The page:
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Former Russian spy in critical condition in the U. K. from 'unknown substance'


Ex-Russian spy ill in the UK from ‘unknown substance’
A former Russian spy and a woman were in critical condition at a British hospital Monday, after becoming sick from an “unknown substance,” according to police and the BBC.
The incident is reminiscent of the 2006 poisoning death of another former Russian agent, Alexander Litvinenko, after he was exposed to a rare radioactive isotope, polonium-210.
The BBC identified the man in critical condition as Sergei Skripal, 66, a former Russian military intelligence colonel who was sentenced in 2006 to 13 years in prison in Russia for spying for Britain. Skripal was freed in 2010 as part of a U. S.-Russian spy swap and moved to Britain.
Wiltshire police said in a statement that a man in his 60s and woman in her 30s, who apparently knew eaach other, were found on a bench at a supermarket in Salisbury, about 90 miles west of London. The pair, who police did not identify, were being treated for exposure to “an unknown substance,” the statement said.
“Because we are still at the very early stages of the investigation, we are unable to ascertain whether or not a crime has taken place,” Craig Holden, the temporary assistant chief constable, said in the statement.
Both people were being treated at Salisbury District Hospital. The BBC posted photos of workers in bright yellow hazardous materials suits washing the area where the two were found.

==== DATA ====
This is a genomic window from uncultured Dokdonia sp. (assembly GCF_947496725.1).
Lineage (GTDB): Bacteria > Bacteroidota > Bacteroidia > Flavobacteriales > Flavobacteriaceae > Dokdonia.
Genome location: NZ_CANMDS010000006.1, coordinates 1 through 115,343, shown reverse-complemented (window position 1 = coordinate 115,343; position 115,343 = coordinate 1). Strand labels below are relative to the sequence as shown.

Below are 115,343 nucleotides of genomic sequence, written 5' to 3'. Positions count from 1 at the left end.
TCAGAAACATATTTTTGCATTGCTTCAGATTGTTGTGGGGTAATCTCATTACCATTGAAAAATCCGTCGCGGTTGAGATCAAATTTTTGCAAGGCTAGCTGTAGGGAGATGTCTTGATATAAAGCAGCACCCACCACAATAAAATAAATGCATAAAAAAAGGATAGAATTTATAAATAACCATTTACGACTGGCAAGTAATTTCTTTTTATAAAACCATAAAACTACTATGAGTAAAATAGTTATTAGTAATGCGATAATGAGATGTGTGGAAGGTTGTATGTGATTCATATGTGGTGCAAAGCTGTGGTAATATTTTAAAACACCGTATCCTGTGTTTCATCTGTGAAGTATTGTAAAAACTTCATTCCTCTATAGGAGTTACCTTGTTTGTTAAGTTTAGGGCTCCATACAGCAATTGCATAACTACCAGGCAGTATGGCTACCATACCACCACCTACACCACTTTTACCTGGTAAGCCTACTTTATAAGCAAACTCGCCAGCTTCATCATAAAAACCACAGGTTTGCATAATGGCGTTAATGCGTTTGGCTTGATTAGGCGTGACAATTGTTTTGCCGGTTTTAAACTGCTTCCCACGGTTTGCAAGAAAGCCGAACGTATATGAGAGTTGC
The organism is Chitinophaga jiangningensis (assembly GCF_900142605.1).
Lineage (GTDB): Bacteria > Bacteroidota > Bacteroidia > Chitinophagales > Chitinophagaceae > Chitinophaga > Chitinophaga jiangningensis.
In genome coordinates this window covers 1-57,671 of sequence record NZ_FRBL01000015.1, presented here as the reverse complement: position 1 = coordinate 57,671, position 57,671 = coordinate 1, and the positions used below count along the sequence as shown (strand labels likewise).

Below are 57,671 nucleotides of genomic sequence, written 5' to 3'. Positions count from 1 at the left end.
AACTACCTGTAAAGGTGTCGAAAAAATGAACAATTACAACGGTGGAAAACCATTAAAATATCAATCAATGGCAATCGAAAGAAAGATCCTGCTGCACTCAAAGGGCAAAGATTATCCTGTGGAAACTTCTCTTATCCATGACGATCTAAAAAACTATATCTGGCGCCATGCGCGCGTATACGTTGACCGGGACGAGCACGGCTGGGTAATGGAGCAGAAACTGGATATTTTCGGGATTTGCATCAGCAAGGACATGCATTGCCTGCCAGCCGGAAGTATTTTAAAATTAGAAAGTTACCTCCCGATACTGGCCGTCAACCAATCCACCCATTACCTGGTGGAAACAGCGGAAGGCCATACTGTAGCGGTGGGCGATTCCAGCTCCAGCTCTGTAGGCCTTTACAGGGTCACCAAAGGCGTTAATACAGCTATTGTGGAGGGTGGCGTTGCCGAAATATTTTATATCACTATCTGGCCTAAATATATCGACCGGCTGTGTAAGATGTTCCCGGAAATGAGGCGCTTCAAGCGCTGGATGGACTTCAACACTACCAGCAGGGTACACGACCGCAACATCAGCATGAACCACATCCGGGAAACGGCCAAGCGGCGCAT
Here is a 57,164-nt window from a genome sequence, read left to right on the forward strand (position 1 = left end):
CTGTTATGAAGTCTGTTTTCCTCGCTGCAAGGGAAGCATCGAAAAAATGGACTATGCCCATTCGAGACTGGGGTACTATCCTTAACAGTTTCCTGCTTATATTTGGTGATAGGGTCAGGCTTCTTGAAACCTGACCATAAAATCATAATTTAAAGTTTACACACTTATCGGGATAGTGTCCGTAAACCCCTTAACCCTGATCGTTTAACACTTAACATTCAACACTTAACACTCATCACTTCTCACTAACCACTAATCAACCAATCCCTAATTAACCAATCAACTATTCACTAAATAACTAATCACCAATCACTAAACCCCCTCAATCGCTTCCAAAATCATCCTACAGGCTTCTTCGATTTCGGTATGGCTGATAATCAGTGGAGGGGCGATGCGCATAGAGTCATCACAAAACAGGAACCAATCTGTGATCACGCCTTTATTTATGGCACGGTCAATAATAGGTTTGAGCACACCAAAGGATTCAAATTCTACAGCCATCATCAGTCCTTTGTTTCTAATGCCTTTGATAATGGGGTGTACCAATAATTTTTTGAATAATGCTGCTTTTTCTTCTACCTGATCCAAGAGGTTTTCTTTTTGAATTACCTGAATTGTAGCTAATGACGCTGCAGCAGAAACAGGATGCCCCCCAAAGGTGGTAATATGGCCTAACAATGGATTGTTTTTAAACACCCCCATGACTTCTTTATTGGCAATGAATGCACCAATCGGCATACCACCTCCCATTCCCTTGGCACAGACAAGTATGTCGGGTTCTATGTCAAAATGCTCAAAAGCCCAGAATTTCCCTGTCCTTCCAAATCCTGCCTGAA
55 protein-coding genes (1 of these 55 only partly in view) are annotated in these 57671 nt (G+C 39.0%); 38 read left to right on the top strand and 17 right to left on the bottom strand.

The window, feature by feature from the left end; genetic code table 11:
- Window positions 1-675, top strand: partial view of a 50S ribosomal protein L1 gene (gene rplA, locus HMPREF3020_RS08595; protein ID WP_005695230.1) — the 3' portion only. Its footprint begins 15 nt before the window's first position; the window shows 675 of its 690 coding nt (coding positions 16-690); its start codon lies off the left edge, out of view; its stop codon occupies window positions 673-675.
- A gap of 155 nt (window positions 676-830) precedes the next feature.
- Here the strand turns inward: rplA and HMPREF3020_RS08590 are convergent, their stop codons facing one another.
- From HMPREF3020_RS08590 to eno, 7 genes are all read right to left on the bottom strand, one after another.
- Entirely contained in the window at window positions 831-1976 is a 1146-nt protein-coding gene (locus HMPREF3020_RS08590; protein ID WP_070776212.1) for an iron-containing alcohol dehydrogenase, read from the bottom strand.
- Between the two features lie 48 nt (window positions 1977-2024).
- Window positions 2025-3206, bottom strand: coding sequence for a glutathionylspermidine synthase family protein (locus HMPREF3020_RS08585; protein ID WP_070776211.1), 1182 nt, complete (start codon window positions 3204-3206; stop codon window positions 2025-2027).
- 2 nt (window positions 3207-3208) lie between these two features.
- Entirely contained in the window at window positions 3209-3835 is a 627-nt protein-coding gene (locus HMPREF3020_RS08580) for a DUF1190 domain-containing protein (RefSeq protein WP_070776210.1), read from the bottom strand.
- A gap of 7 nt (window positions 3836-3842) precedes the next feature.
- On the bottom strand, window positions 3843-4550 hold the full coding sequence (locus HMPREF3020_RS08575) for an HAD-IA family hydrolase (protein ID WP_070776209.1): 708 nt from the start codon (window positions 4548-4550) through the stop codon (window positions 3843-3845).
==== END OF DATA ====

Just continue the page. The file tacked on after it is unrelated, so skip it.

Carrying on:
Skripal was previously accused by the Russian security service, the FSB, of passing secrets to the British intelligence agency MI6 for money during the 1990s.
The poisoning of Litvinenko, an outspoken critic of Russian President Vladimir Putin who sought asylum in Britain, came after he assisted British intelligence and Spanish corruption investigators.
British investigators traced his poisoning to two Russians who allegedly left a radioactive trail through Europe that led to a London hotel, where they were accused of pouring the substance into Litvinenko’s tea.
An official British inquiry concluded in 2016 that Putin probably approved the assassination. The Kremlin adamantly denies that accusation.
Putin is running for re-election March 18 and is the overwhelming favorite to win.
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